Are you on the right path? A few clues.
Without continual growth and progress, such words as improvement, achievement, and success have no meaning. —Benjamin Franklin
When you lose something in your life, stop thinking it’s a loss for you… it is a gift you have been given so you can get on the right path to where you are meant to go, not to where you think you should have gone. —Suze Orman
Without getting into a big discussion of the meaning of life, it seems like most of us would agree that a sense of purpose, meaningful progress, is a key part of the making the journey more enjoyable. But how do you know if you are really moving in the “right” direction?
I love to swim, so I’ve concocted this grand metaphor that helps me sort out whether I am on the right path, and it has been super helpful in my daily life. So I thought I’d share it, maybe it will help you too.
For me, knowing if I’m on the right path is asking myself if I am swimming or treading. Swimming = right direction. Treading= not so much. When I am treading, I feel like I’m working really hard, expending a good deal of energy to keep my head above water. Anxiety is present. I’m working at cross-purposes with the water, steadfastly vertical, despite its offer to hold me. My breathing is labored and I am trying to look about for help, for a line, for a way. In my head, I’m thinking about my next “strategic” move, the best way to get where I think I want to go, and the people I need to help me get there. I’m plotting and planning, because I am afraid can’t keep my head above water for long at the rate I’m culling.
A friend explained that for her, when she feels angry or resentful or anxious, she knows she’s not going in the right direction because God, the universe, nature – insert your “higher power” – would not want you to feel these things. I like that idea too.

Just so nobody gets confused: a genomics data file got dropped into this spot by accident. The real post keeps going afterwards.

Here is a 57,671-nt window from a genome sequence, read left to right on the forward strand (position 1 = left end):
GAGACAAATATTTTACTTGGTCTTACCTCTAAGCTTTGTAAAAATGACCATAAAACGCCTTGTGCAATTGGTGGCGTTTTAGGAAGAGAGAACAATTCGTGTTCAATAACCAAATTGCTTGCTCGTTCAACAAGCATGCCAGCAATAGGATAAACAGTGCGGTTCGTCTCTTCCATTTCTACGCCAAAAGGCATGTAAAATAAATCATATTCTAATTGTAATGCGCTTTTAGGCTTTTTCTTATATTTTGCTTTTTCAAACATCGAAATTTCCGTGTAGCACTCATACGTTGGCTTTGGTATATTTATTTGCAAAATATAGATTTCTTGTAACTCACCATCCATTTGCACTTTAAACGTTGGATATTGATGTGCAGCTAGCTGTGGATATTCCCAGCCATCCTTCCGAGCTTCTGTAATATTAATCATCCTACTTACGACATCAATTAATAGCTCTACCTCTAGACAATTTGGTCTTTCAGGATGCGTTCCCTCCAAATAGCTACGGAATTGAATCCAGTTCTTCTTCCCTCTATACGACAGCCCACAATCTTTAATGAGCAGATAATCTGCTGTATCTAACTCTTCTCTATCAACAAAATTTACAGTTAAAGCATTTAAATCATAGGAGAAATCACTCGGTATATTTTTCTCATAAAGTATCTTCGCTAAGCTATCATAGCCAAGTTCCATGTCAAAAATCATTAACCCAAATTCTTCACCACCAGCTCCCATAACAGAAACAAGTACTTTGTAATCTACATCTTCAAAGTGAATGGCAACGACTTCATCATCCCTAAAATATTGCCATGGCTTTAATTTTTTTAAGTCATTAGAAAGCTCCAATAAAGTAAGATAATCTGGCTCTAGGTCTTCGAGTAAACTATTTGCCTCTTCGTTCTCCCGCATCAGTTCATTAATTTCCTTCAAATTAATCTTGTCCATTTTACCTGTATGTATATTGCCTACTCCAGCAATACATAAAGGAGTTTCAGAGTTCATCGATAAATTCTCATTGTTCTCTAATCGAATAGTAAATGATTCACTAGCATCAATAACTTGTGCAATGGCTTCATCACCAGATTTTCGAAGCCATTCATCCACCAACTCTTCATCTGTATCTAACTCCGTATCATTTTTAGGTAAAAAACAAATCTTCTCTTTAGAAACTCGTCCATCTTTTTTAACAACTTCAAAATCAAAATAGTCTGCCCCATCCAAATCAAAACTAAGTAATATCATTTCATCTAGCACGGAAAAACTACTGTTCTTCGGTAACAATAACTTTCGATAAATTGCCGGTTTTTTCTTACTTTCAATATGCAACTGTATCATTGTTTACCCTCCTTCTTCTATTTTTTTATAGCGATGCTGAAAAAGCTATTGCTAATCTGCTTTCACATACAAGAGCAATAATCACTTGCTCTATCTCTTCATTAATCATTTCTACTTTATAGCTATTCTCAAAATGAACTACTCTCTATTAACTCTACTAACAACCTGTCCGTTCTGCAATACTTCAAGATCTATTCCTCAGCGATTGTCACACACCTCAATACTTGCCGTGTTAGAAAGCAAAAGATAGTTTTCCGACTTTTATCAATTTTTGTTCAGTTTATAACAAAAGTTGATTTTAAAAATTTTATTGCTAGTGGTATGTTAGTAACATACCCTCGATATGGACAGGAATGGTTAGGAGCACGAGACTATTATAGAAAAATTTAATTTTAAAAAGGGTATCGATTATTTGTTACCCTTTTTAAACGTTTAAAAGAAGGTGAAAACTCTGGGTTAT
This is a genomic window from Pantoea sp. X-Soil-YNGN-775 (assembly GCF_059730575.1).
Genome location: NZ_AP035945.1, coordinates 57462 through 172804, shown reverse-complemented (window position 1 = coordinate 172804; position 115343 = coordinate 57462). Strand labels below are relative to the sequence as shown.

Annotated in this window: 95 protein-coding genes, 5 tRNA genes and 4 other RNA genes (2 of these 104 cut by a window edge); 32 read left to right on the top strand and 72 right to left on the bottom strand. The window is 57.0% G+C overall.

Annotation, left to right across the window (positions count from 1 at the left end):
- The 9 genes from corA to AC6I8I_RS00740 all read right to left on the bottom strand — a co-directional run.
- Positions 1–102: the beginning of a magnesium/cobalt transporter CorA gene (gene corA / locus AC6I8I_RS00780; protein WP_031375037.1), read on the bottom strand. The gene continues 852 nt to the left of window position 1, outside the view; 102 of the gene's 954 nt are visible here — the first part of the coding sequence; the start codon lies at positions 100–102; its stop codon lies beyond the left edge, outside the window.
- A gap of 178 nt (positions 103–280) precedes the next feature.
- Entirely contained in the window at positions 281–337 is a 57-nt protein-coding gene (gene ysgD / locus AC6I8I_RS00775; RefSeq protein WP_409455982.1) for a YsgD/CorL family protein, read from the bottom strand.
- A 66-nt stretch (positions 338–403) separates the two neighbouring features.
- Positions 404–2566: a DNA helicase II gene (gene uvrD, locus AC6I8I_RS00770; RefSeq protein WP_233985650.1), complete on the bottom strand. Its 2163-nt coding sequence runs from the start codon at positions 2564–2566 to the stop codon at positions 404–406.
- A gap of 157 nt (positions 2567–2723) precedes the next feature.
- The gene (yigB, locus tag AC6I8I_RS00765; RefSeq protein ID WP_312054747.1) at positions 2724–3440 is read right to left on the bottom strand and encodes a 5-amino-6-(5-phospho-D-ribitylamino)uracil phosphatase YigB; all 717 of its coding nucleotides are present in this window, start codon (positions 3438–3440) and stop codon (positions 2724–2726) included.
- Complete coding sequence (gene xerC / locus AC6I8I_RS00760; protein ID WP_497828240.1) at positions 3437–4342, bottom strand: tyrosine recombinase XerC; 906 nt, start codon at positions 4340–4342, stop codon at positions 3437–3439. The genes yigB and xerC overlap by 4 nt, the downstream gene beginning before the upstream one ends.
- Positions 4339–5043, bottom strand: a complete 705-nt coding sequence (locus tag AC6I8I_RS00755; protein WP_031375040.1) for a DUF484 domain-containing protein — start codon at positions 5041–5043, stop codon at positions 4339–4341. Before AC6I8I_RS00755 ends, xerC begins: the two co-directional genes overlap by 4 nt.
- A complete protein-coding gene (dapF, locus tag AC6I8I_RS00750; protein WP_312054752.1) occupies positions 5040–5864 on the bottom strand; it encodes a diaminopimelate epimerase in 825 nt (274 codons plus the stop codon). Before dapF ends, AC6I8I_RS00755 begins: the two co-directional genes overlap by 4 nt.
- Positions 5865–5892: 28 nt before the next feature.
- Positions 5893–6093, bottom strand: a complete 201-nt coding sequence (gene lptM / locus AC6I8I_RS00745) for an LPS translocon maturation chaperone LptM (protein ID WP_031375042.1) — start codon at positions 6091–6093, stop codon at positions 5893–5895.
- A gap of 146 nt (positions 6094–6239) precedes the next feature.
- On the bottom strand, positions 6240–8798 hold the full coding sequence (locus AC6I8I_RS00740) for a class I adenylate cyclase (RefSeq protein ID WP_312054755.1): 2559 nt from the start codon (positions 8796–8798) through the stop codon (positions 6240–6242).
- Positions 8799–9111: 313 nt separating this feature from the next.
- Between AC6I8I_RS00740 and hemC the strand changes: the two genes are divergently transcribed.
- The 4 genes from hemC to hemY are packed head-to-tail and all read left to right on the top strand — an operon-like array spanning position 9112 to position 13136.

In contrast to treading, swimming requires a combination of surrender and action and awareness. I have to trust enough in myself and the water that I can get myself horizontal and float. I need to relax and employ some measured breathing. I need to accept that I cannot clearly see what lies below or ahead (it can be disorienting), but also watch for buoys or if in the pool, the flags or cross at the end of the lane. These are signs that I’m going the right way or coming to a turn. When I am swimming, there is a sense of pace and progress. (I sing 100 bottles of beer on the wall when I am doing a long swim.) Some call this “flow.” This makes sense to me.
Feeling a sense of purpose and progress and having a feeling I’m on the right path is not a cakewalk. It often takes effort, one stroke after another. But there is a sense of rhythm to it. A sense that you are being somehow assisted, lifted by something along the way. Sometimes it feels like contentment, strength, or even sheer joy.
A concrete example:
Treading: I’ve submitted a proposal to a potential client. I have not heard back at my expected time. I feel anxious, and my brain is cranking at high speed with thoughts: Should I email them? Call? Have someone else check in on my behalf? Send an article I think would interest them in the hopes it triggers a response? Did my proposal suck? Did I send it to the right person? Why do I think I am good enough for this job anyway? I shoot off an email, or call and leave a message (or three). Sometimes I get the job, but I’m never quite sure if I’m walking the right way.
Swimming: I submitted the proposal and I have not heard back when I expected. I call a friend who is not involved with the project (use your buoys!), tell them I have not heard back, ask for their outside perspective. Is it time to call? No, she says, wait another few days, call on Friday. Ok. I let it go for now. My head says: if I’m supposed to get this job, I’ll get it. If not, it will be on to the next adventure. Nine times out of ten, I get the job and a sense that I am headed in the right direction.
Last year I rocked out an Ironman race. The swim in Ironman is 2.4 miles long and complicated by the fact that you are swimming with 3,000 other people paddling over and under you and sometimes pulling your legs and smacking you in the head. Kinda like life sometimes. A few days before the race, I was talking with my coach, Craig Strong, about my strategy. Me: “I think I am going to start wide and front to avoid the traffic, tuck extra goggles in my wetsuit just in case.” Craig, knowing that I did the work to get this far, said something I will never forget: “Kelly, ultimately the best strategy right now is to just accept it. Accept that you will get knocked around. Smile underwater.”
It’s one of the best pieces of advice I ever received about life.